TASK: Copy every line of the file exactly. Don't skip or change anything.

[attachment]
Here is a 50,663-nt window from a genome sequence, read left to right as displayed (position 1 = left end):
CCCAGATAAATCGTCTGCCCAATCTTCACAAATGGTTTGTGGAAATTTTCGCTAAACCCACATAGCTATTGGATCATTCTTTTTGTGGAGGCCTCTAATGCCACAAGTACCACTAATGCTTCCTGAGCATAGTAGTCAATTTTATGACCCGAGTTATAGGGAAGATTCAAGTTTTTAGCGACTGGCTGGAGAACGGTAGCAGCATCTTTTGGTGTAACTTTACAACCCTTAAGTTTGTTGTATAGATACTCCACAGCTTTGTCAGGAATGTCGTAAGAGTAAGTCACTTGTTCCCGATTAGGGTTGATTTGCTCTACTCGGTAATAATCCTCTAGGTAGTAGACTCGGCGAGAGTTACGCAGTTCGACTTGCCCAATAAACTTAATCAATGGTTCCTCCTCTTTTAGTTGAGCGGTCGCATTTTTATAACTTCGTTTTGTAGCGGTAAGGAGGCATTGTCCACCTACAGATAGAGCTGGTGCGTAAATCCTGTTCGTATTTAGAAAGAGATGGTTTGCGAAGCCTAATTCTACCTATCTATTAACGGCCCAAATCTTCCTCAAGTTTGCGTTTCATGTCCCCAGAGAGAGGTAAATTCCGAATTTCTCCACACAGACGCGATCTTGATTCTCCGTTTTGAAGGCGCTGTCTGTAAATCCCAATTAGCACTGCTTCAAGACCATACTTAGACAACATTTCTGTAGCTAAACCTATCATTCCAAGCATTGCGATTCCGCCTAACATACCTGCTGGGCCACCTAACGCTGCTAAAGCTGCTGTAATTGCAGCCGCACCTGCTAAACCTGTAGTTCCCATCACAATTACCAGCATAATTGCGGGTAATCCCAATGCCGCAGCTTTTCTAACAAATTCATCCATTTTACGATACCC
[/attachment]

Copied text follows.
Here is a 50,663-nt window from a genome sequence, read left to right as displayed (position 1 = left end):
CCCAGATAAATCGTCTGCCCAATCTTCACAAATGGTTTGTGGAAATTTTCGCTAAACCCACATAGCTATTGGATCATTCTTTTTGTGGAGGCCTCTAATGCCACAAGTACCACTAATGCTTCCTGAGCATAGTAGTCAATTTTATGACCCGAGTTATAGGGAAGATTCAAGTTTTTAGCGACTGGCTGGAGAACGGTAGCAGCATCTTTTGGTGTAACTTTACAACCCTTAAGTTTGTTGTATAGATACTCCACAGCTTTGTCAGGAATGTCGTAAGAGTAAGTCACTTGTTCCCGATTAGGGTTGATTTGCTCTACTCGGTAATAATCCTCTAGGTAGTAGACTCGGCGAGAGTTACGCAGTTCGACTTGCCCAATAAACTTAATCAATGGTTCCTCCTCTTTTAGTTGAGCGGTCGCATTTTTATAACTTCGTTTTGTAGCGGTAAGGAGGCATTGTCCACCTACAGATAGAGCTGGTGCGTAAATCCTGTTCGTATTTAGAAAGAGATGGTTTGCGAAGCCTAATTCTACCTATCTATTAACGGCCCAAATCTTCCTCAAGTTTGCGTTTCATGTCCCCAGAGAGAGGTAAATTCCGAATTTCTCCACACAGACGCGATCTTGATTCTCCGTTTTGAAGGCGCTGTCTGTAAATCCCAATTAGCACTGCTTCAAGACCATACTTAGACAACATTTCTGTAGCTAAACCTATCATTCCAAGCATTGCGATTCCGCCTAACATACCTGCTGGGCCACCTAACGCTGCTAAAGCTGCTGTAATTGCAGCCGCACCTGCTAAACCTGTAGTTCCCATCACAATTACCAGCATAATTGCGGGTAATCCCAATGCCGCAGCTTTTCTAACAAATTCATCCATTTTACGATACCC